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Tampa teen given "One More Chance' on CBS // TROUBLED TEEN

Juan Carlos Castro is a victim who never deserved it, a man-child who inflicted his pain onto others just as innocent as he. Like most teenagers, he acts selfishly and impulsively. Like many criminals, he's not sure why he does what he does _ and is even less certain about remorse and redemption.

Cold yet prone to crying, obstinate while ambitious, Castro could be any juvenile offender, anywhere. Tonight, the Tampa teenrepresents them all in CBS's Before Your Eyes, a jarring real-life documentary that follows Juan's tumultuous life for a year and a half, off the streets, into boot camp, through a suburban high school, and back into his personal purgatory.

What's remarkable about the program is what you won't see. No well-dressed correspondent purposely evoking emotion. No expert interviews designed to sway opinion.

Tough as it must be, the Before Your Eyes producers stick behind the cameras while Juan and his lifemates _ cops, foster families, thugs _ show and tell a naturally dramatic story as it unfolds, letting viewers' rage and hope rise and fall along the way.

Few issues inspire as much venom and political posturing as juvenile injustice, and Juan is certainly no poster boy. At 7, he was found living in a car with three other youngsters, begging for survival. By 14, he'd become a master criminal, stealing cars, selling drugs, doing "what you got to do."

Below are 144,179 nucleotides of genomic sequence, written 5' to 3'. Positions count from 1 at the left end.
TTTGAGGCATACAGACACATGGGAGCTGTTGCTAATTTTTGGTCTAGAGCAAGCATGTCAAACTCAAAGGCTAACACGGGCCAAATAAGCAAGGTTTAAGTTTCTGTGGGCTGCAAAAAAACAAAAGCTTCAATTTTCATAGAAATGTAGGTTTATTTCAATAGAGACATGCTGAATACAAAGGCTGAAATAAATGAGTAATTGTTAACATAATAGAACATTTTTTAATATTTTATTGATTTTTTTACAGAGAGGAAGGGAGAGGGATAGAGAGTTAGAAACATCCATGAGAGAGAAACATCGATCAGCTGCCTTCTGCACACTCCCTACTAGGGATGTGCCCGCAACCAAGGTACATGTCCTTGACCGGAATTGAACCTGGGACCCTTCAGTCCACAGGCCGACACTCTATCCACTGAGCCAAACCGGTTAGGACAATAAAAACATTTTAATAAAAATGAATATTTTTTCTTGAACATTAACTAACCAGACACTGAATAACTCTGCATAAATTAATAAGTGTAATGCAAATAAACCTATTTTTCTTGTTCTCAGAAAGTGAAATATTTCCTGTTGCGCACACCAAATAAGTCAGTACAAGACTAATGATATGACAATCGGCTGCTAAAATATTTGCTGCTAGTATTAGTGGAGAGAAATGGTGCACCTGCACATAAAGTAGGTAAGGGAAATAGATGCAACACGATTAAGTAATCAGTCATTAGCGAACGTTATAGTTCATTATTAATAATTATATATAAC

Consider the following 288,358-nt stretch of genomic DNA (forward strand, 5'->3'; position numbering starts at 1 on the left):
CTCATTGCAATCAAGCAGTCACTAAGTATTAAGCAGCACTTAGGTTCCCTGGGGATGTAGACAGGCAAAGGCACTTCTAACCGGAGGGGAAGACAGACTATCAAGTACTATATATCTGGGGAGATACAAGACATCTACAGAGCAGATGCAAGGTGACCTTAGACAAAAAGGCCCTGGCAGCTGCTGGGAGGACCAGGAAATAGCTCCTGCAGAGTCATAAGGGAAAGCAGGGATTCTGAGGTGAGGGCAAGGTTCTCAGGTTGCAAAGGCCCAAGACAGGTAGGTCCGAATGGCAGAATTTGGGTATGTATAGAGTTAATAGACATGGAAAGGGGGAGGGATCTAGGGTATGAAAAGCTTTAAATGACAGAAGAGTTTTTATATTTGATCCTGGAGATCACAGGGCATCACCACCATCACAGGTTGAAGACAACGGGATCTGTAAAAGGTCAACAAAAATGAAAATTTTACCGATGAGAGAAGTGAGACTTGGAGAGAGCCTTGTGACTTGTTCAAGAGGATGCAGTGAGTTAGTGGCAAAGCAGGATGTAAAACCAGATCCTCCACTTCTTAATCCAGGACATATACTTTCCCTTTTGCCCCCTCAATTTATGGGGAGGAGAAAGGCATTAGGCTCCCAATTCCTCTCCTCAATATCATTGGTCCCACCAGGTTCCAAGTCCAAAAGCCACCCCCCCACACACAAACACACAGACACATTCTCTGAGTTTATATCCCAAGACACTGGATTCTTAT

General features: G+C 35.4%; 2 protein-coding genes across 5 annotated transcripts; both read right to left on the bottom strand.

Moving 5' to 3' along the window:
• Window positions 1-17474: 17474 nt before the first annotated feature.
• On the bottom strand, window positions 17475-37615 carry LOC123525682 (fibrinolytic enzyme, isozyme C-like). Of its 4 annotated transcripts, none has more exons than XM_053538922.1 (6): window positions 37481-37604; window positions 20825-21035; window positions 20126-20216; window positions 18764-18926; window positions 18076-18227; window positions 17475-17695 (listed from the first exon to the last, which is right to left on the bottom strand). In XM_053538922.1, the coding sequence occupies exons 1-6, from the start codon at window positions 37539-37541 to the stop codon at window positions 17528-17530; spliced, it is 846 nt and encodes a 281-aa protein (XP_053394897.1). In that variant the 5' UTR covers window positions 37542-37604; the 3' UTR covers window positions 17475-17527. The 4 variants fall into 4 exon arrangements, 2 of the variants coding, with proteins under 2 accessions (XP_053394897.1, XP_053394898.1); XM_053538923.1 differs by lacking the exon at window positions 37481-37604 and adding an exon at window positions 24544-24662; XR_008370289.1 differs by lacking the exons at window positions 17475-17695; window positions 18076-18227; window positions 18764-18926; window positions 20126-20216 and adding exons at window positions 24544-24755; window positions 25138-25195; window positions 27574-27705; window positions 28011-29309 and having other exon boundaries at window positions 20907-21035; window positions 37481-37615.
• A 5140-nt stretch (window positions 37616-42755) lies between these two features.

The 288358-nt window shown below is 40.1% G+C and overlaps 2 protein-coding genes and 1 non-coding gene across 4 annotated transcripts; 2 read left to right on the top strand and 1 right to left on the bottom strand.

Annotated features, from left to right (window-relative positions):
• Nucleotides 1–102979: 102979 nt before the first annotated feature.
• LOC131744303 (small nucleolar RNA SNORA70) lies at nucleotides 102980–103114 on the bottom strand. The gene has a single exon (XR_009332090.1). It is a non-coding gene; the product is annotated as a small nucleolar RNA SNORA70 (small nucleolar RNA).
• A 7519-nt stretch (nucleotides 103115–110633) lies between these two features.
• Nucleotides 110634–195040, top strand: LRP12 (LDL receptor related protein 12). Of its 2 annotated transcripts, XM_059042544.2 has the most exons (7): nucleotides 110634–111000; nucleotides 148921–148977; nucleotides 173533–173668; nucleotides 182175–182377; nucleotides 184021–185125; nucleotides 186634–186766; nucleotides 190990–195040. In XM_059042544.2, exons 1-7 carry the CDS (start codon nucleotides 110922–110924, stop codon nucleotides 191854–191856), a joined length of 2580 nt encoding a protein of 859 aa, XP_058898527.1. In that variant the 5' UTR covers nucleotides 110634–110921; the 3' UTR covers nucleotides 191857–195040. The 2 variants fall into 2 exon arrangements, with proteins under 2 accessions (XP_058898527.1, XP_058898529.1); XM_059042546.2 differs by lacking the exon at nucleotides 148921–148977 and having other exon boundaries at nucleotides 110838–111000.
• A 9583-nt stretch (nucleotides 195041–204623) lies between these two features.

A father of two by 15, he abandons his children just like his own parents, a prostitute addict and a drug dealer, did.

Through a special Hillsborough County program, Juan earns a last chance: A trip to a boot camp, where he experiences rules and discipline for the first time.

"When I look at this kid, my heart breaks," says the camp's commander, breaking his own tough exterior with a stream of tears. "He must have cried at some time, only his mom didn't come. Who put this kid to bed at night? When he got hungry who fed him?"

Moving as it is, the true-life format keeps the Before Your Eyes special from wallowing. Both the commander and the foster father are up-from-the-projects success stories who prove daily that Juan can't blame fate for all his problems.

By the time of his release from boot camp, Juan reads at the college level and talks of becoming a lawyer.

Yet with all the support in the world, weakness, greed _ and history _ lure him back to bad habits. If the documentary preaches any sermon, it's from the popular pulpit of encouraging personal responsibility _ by parents and teens.

Juan's struggle to conform and reform rivals any drama, prime-time soap or big-screen movie can deliver. It should serve notice to traditional newsmagazines that sometimes _ maybe lots of times _ regular people can tell a better story than high-priced, glamorous talking heads.

On television

Before Your Eyes: One Last Chance (9 p.m., WTSP-Ch. 10)

Documentary: A-

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